We are so fortunate that he's as well as he is, that he wants to work to get better, and that we have each other. We are grateful for the love and support of a very few family and friends and to have so many resources available to us. Because of this I am certain our future is so bright we gotta wear shades!!!!!

Thursday, December 4, 2014

Caregiver Stories #2- The Military Family- Tammy Kalp

Paul's recovery after his motorcycle accident on September 15, 2012, has been one that Lifetime movies of the week are made of.

Paul's injuries included breaking everything on the left side of his body,losing the use of the right side of his body, puncturing his right lung, and most importantly suffering a Traumatic Brain Injury (TBI).

I specifically remember a phone conversation Dr. Geffe was having with Paul's family discussing the prognosis for Paul.  He stated that he felt Paul had some things on his side, he was "relatively young"strong and healthy.  But he predicted Paul would most likely land in a nursing home and "may" be able to feed himself.

It was time for the family to decide if Paul would want to live like this for the rest of his life or forge ahead with the rehabilitation for a hopeful better recovery
I posted on Facebook  that  those individuals who would like to pay their last respects to Paul should visit tomorrow. Thankfully I did!!!  The next morning 35 troops from the base showed up at  9:00 am to "pay their respects."  Instead, they inspired Paul to fight for his life.

Chris, one of the first troops to visit with Paul, later told me that he punched Paul in his broken leg and said, "You stubborn son of a bitch you'd better wake up!"  He felt Paul's glare on him, boogied on out of the room, and encouraged the rest of the troops to further inspire Paul.  For the rest of the morning pairs funneled in talking to their "brother", Paul, telling him it was time to show what he was made of, to fight to come back to us and prove the doctors wrong.

That day was such an amazing roller coaster ride.

I remember emotional moments of people crying uncontrollably, Becky rushing at me that Paul was asking for me, and the valiant voice of Paul's nurse to Dr. Geffe that Paul was indeed responsive. I remember the smile on the neurological doctor's face when he said, "You're going to get 85-95% of Paul back!" I remember his daughter Katie dancing around knowing she was right, her dad was going to make it.  I remember telling the troops we were getting him back but needed their help to do it.

Some did, I had the support of many in the journey.  When Paul began to become more cognitively aware, some would converse with him via Skype.  When he came home from the hospital, people could not wait to see him again.  He was isolated for so long from his everyday family that they needed to be reunited.  People would visit, invited us to functions, and we would visit them as well.  It was awesome to see the love and support his military family had for their"brother."

Then, everyday life took over.  Those "brothers" that promised to help me and would not let me do this alone slowly disappeared.  The "brothers" that promised to spend time with him never followed through.  Some simply moved away.  Some contacted me for an update and discovered our struggle only to promise to help yet turned the other cheek.  These "brothers" that you would think, after literally crying over him, would follow through on their word did not.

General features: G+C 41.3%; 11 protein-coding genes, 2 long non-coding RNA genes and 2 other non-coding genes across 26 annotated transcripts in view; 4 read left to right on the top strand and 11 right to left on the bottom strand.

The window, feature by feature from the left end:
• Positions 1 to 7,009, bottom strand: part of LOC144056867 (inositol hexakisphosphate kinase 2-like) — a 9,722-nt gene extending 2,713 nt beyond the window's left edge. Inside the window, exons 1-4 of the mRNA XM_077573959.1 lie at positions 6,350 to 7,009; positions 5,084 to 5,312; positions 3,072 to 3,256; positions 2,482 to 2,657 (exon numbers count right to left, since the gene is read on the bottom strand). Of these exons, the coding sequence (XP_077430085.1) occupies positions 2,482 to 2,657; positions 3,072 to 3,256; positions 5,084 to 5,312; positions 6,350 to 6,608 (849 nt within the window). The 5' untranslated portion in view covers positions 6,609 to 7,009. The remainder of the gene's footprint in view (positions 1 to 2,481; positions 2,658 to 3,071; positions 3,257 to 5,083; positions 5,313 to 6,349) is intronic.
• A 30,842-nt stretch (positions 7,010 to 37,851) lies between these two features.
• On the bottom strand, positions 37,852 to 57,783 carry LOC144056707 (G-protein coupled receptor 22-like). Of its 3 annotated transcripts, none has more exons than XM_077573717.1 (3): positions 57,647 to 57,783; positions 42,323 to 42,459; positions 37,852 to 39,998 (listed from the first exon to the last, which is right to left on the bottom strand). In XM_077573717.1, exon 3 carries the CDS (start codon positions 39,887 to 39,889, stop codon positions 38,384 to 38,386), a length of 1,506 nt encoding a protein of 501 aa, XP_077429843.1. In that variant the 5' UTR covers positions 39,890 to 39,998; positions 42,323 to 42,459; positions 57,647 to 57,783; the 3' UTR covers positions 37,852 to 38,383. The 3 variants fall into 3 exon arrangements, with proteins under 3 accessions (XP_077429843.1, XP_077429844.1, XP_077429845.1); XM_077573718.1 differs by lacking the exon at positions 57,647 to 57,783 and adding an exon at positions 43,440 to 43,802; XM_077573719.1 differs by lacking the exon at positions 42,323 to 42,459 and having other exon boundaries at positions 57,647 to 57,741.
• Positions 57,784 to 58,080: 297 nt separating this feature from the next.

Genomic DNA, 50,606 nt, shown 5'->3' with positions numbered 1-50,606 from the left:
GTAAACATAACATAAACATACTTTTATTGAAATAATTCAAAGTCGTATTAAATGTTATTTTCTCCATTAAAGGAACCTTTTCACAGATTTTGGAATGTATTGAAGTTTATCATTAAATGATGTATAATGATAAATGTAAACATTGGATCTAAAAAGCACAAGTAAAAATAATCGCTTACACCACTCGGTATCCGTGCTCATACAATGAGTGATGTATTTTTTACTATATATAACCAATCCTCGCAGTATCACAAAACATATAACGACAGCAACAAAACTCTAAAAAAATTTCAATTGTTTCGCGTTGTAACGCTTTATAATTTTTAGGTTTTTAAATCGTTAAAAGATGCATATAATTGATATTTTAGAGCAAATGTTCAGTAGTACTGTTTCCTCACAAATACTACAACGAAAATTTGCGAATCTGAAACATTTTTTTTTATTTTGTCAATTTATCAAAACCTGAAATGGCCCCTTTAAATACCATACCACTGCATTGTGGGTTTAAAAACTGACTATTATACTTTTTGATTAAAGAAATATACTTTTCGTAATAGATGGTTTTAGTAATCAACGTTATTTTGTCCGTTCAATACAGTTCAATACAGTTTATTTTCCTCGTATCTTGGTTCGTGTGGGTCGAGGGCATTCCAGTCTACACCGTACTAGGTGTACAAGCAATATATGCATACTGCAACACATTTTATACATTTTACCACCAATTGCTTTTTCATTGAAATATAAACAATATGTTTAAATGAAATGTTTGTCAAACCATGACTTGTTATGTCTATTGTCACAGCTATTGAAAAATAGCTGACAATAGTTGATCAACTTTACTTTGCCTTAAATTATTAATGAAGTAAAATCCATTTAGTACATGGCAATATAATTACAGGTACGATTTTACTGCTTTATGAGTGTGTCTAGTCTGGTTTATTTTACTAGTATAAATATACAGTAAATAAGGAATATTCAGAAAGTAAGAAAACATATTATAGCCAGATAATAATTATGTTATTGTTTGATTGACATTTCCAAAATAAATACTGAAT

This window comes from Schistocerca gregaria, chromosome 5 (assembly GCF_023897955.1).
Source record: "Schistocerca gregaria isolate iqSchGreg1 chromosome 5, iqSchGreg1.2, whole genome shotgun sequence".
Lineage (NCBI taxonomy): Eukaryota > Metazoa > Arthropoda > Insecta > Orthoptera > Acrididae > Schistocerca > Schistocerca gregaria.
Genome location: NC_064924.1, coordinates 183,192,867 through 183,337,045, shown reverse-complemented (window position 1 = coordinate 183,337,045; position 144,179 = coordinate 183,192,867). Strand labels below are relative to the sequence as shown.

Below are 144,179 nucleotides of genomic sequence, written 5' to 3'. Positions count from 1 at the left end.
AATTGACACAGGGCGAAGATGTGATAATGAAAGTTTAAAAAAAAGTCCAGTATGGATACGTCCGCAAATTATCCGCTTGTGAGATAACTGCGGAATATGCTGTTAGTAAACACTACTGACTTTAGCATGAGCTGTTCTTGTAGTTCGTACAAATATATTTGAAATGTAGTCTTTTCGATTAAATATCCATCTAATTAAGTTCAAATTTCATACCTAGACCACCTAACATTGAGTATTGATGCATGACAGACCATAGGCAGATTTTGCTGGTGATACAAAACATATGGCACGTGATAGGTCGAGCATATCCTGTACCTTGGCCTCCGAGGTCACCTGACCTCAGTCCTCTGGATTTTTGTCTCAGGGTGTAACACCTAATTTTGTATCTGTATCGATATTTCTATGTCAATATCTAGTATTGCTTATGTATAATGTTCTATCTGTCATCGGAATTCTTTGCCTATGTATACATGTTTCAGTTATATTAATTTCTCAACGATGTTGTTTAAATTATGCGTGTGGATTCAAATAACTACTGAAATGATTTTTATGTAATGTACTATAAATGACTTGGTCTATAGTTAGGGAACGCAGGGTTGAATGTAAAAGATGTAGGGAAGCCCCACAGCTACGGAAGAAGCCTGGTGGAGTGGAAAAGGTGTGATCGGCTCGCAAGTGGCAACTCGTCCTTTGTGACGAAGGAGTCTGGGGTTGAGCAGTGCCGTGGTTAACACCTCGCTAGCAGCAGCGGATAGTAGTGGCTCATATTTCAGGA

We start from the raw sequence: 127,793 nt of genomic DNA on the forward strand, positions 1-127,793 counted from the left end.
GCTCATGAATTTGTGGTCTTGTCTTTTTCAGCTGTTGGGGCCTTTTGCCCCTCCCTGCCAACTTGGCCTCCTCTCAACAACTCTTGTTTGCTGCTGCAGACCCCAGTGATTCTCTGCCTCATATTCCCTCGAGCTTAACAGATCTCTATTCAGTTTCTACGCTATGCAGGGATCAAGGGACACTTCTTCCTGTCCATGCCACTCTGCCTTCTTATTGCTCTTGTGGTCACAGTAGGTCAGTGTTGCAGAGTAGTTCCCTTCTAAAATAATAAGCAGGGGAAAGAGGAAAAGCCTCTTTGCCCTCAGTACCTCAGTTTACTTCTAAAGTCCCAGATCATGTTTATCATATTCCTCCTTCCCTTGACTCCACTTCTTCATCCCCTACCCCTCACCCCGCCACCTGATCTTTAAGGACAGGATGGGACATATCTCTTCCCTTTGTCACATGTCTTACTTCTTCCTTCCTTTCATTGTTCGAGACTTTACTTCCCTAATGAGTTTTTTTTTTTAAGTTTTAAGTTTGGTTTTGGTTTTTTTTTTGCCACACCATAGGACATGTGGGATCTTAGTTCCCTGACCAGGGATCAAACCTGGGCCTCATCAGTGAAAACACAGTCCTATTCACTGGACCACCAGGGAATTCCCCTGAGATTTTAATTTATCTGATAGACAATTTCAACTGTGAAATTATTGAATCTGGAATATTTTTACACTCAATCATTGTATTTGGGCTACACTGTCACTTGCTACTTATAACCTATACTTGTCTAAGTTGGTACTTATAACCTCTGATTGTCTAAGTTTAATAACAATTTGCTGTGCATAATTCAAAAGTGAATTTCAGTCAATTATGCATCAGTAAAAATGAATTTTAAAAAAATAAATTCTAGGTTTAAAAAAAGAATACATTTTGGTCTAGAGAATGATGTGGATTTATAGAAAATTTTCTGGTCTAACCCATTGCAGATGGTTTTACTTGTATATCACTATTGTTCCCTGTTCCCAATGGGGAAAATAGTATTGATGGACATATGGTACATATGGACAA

As his caregiver, I have lost contact with many of my friends, some supported us and were very willing to include us in their regular activities, yet most have faded away.

Eventually his "military family" faded away and we are in our own seclusion.  I say we have been "voted off the island";  We are our on our own little island working through this recovery process. People do not visit, call, text, or Skype this man they called their "brother."  Why? Not sure.  Our friend Brenda thinks they feel awkward around him.   In my opinion, these "brothers" inspired Paul to fight for his life-   He needed them that day and continues to need them..  The inspiration Paul gets when he sees someone from his "military family" is incredible;  He walks a bit taller, speaks a bit clearer, and shows signs of my old guy.

With Veterans Day just passed,  I cannot help but miss Paul's military family for him.  I believe that not only should we honor our vets, but the military family should take time to reflect and reach out to each other.  Reconnect with one another.  These are the brothers you trust with your life.  They all are important to you one way or another.  They still need your love and support.

Monday, August 18, 2014

Caregiver Stories- #1 Rider's Choice by Tammy Kalp

I am starting a new blog series for caregiver guest blogs. 

Why? I am involved in online support groups for caregivers and have met many amazing individuals that have so much to offer and share with the world. What a better way to get it out there is for those going through their caregiver journey to have a place to share their experiences.

A few weeks ago, I received this post on Facebook from one of my caregiver friends,Tammy Kalp, titled Rider's Choice. When you read her story, you will understand why I needed to share this story with you. 

I was asked to write a piece that landed in our local paper. I hope it speaks to you all as well: